- To be trained by an officially recognised company and or course
- To have Insurance
- To have a storage licence

All of this I allready have!

Does this mean if one of my teams go out to do a show without me ( or a an " Officially " trained person) then we are breaching these regs because the team would be in possesion of cat4 fireworks without a training cert? They would be covered by my insurance and storage just not all my crew have done an " official " course?

If this is the case can we send out a team where the show manager/ lead firer has the training but the other crew members are trained in house? this would mean that the person in charge of the show now has the official training, insurance and storage to satisfy the regulation?

Sorry for all these question, I would just like to clear this up for myself and everyone else as it could potentially be a massive cost to the companies if everyone on the site had to have it, also it will stop many from being scare mongered.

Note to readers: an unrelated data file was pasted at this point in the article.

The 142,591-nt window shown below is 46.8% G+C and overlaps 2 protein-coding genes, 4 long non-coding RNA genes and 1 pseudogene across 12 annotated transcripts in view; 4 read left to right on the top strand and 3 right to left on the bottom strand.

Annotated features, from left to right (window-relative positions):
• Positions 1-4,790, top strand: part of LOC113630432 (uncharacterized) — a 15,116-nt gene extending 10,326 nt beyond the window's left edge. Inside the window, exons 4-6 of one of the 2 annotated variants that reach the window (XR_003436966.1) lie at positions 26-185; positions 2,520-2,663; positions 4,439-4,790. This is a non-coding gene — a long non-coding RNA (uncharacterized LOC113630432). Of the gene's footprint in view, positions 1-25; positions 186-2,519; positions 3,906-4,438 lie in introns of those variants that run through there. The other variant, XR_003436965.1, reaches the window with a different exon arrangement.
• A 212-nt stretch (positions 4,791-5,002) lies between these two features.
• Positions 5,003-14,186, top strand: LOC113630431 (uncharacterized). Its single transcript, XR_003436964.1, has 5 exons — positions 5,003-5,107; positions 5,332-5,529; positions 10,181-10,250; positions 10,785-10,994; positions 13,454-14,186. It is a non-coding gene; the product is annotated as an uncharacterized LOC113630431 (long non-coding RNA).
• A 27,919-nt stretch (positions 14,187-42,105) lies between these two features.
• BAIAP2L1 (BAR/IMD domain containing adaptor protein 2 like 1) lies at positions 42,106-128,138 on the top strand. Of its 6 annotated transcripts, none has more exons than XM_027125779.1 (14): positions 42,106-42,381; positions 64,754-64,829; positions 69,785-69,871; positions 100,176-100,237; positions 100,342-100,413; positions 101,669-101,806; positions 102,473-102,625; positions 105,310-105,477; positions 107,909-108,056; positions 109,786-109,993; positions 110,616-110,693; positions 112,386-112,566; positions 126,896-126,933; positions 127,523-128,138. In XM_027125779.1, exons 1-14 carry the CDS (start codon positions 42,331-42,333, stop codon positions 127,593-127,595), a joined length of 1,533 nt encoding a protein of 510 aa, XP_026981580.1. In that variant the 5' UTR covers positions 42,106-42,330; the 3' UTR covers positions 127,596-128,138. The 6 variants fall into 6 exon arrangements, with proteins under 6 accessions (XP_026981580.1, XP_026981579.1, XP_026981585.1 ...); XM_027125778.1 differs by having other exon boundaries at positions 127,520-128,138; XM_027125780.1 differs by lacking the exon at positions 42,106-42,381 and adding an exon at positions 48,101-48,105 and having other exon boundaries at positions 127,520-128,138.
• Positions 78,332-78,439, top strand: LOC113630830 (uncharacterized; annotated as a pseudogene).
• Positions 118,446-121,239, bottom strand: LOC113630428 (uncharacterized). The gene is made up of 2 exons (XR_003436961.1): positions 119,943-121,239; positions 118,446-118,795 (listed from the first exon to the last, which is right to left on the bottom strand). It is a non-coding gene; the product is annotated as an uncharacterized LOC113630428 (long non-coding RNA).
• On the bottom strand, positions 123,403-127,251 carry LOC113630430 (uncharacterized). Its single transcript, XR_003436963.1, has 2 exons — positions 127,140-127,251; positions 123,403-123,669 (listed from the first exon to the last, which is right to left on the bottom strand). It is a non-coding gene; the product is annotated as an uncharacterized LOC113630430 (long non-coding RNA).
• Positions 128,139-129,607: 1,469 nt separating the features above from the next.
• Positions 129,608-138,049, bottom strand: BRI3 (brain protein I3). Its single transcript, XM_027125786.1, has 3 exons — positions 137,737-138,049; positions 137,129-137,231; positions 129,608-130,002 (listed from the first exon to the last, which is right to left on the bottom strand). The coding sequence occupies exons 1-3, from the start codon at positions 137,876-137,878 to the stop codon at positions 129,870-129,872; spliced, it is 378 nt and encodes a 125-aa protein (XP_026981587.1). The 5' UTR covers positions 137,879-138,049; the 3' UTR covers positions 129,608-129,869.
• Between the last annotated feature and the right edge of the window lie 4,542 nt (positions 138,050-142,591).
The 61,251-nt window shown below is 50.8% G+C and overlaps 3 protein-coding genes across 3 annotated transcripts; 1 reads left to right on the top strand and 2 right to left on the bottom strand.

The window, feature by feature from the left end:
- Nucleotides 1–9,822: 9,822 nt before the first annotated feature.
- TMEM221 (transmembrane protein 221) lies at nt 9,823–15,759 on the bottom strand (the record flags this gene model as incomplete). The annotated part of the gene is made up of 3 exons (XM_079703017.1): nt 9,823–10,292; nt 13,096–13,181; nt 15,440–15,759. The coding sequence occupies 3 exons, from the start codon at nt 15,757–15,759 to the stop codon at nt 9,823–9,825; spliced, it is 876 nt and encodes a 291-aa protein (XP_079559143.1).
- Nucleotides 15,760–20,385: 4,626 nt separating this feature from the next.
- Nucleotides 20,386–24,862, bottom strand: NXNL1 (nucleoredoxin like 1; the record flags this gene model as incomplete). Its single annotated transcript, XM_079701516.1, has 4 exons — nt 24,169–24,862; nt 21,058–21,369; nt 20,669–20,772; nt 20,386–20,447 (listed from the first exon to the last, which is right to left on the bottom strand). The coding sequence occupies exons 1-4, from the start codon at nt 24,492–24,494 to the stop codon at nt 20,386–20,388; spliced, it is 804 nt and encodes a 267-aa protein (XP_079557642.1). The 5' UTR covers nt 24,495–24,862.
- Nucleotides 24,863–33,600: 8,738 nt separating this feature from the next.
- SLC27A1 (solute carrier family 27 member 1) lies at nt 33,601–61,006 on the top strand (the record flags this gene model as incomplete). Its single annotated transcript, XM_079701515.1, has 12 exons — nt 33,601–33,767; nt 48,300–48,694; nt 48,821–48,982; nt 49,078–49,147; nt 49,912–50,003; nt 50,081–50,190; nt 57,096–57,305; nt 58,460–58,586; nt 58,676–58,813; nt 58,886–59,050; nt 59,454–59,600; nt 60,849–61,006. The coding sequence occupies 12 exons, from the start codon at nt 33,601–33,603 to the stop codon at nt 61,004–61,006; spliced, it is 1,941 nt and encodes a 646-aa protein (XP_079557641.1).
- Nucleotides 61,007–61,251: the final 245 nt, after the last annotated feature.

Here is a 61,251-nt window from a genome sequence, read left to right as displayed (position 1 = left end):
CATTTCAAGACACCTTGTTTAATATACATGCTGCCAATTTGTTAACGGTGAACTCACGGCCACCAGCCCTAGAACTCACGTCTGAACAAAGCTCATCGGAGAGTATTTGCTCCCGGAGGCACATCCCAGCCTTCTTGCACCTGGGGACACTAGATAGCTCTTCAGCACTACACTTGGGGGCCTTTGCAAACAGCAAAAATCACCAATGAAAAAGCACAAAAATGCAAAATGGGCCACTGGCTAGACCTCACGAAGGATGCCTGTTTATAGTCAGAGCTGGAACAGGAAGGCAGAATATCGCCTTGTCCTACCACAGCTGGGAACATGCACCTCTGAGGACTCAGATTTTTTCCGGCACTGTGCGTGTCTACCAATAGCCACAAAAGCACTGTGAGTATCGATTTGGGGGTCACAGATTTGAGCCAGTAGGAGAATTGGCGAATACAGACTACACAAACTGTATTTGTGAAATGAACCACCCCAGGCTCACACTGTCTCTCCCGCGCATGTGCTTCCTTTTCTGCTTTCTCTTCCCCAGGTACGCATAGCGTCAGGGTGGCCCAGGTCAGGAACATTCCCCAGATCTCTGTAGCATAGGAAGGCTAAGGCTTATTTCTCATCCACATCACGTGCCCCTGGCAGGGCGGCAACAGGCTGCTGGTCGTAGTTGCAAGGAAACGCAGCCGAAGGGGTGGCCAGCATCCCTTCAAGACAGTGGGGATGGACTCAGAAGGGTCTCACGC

Jason

#6 exat808

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Posted 10 November 2012 - 08:51 PM

These are consumer regulations that refer to "supply" or "placing on the market". As such a purchaser or person who has been supplied may be an individual or a corporate body. There is nothing in the legislation that requires every person within a corporate body ( eg display company) to be suitably trained - but dont read that as a cop out for not training staff. An employer still has duties under other legislation to ensure that staff are adequately trained and equipped for the tasks they perform ( The Management Of Healthand Safety at Work Regulations 1999 deal with this). So, subject to any legal decision after 4th July 2013 it should be possible for a suitably trained, insured, over 18 year old to be supplied with Cat4 fireworks or the specified types of pyro articles as a company representative and for those articles to be used by that persons company in the course of their business (subject to the requirements of any other legislation).